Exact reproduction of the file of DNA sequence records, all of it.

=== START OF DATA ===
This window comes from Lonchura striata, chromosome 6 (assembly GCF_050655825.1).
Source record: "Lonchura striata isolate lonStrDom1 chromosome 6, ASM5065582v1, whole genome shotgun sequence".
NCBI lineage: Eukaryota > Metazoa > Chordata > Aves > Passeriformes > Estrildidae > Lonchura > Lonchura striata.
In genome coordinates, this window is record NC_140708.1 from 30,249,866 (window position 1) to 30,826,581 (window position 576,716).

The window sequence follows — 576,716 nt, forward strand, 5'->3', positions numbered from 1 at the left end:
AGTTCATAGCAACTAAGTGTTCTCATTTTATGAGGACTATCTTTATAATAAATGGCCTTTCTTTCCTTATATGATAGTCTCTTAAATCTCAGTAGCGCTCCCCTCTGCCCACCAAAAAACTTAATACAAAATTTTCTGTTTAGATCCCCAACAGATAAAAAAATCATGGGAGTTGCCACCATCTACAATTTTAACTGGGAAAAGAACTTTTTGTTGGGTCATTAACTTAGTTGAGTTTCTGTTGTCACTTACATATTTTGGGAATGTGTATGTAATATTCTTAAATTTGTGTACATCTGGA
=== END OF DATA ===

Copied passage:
This window comes from Lonchura striata, chromosome 6 (assembly GCF_050655825.1).
Source record: "Lonchura striata isolate lonStrDom1 chromosome 6, ASM5065582v1, whole genome shotgun sequence".
NCBI lineage: Eukaryota > Metazoa > Chordata > Aves > Passeriformes > Estrildidae > Lonchura > Lonchura striata.
In genome coordinates, this window is record NC_140708.1 from 30,249,866 (window position 1) to 30,826,581 (window position 576,716).

The window sequence follows — 576,716 nt, forward strand, 5'->3', positions numbered from 1 at the left end:
AGTTCATAGCAACTAAGTGTTCTCATTTTATGAGGACTATCTTTATAATAAATGGCCTTTCTTTCCTTATATGATAGTCTCTTAAATCTCAGTAGCGCTCCCCTCTGCCCACCAAAAAACTTAATACAAAATTTTCTGTTTAGATCCCCAACAGATAAAAAAATCATGGGAGTTGCCACCATCTACAATTTTAACTGGGAAAAGAACTTTTTGTTGGGTCATTAACTTAGTTGAGTTTCTGTTGTCACTTACATATTTTGGGAATGTGTATGTAATATTCTTAAATTTGTGTACATCTGGA